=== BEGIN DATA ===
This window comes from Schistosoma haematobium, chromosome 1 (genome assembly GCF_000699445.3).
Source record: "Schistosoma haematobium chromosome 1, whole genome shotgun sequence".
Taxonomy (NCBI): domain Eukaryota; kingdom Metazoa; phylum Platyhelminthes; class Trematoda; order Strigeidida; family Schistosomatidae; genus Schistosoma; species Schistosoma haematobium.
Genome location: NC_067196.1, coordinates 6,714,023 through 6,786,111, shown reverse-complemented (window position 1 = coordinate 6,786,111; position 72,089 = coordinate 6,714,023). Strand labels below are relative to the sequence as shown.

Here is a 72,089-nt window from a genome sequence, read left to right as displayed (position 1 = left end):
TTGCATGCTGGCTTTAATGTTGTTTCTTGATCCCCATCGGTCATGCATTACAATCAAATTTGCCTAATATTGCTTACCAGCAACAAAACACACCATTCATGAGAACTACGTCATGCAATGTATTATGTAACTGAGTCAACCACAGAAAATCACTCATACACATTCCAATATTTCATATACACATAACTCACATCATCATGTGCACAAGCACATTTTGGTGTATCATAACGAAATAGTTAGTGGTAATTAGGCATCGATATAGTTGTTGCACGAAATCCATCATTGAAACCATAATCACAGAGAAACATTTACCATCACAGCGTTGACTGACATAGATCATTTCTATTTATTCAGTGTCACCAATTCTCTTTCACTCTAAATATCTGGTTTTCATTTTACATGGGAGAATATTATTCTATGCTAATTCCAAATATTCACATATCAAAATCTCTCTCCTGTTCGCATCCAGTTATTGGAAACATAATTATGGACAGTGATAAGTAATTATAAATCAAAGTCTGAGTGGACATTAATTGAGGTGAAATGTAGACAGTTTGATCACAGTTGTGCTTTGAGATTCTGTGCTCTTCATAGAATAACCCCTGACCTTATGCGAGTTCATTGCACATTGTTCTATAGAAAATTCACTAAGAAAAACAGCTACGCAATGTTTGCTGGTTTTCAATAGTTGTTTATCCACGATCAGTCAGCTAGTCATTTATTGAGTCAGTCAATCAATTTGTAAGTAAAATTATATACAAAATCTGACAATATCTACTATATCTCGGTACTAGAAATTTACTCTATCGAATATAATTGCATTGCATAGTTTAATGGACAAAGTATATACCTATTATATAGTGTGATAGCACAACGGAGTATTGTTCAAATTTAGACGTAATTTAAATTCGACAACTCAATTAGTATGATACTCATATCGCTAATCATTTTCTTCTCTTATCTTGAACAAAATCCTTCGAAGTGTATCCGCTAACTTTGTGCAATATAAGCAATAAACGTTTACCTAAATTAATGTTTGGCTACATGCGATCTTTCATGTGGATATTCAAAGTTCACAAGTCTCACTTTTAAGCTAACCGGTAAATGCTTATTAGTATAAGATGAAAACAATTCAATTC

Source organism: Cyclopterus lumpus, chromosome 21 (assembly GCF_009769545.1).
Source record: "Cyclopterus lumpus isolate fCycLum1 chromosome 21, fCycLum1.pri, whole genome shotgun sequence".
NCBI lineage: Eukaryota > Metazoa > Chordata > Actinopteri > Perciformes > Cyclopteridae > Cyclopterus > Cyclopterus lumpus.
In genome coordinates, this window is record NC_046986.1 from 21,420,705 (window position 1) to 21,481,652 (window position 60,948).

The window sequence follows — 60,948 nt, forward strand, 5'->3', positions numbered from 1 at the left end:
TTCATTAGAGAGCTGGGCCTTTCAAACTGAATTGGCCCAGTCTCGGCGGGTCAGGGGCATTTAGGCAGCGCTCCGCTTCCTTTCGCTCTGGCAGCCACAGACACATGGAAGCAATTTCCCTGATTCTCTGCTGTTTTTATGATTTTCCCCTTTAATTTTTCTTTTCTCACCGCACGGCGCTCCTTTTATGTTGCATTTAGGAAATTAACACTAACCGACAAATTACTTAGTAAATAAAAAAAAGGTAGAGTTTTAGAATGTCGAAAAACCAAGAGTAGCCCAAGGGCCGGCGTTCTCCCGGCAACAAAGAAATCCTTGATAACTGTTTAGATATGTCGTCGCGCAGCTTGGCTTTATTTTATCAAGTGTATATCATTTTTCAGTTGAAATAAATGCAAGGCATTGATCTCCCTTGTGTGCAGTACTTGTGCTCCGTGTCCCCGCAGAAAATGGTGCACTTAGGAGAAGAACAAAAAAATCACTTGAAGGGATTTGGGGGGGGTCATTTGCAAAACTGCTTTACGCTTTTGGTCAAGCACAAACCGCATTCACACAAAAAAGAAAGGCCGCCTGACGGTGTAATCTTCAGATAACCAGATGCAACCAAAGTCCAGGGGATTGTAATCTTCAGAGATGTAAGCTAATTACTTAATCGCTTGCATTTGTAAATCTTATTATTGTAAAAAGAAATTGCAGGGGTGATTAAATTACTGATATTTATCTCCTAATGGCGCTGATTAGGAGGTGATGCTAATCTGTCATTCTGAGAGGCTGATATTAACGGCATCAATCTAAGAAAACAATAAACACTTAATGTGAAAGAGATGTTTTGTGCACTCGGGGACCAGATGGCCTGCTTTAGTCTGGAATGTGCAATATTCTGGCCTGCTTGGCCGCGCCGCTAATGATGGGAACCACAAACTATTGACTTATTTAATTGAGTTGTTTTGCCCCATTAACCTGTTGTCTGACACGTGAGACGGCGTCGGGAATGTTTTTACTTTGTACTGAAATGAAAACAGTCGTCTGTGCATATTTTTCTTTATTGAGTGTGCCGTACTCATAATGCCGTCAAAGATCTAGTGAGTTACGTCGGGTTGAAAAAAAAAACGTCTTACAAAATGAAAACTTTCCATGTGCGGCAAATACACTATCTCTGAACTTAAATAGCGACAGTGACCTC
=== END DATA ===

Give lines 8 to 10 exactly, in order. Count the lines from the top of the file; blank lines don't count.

Source record: "Cyclopterus lumpus isolate fCycLum1 chromosome 21, fCycLum1.pri, whole genome shotgun sequence".
NCBI lineage: Eukaryota > Metazoa > Chordata > Actinopteri > Perciformes > Cyclopteridae > Cyclopterus > Cyclopterus lumpus.
In genome coordinates, this window is record NC_046986.1 from 21,420,705 (window position 1) to 21,481,652 (window position 60,948).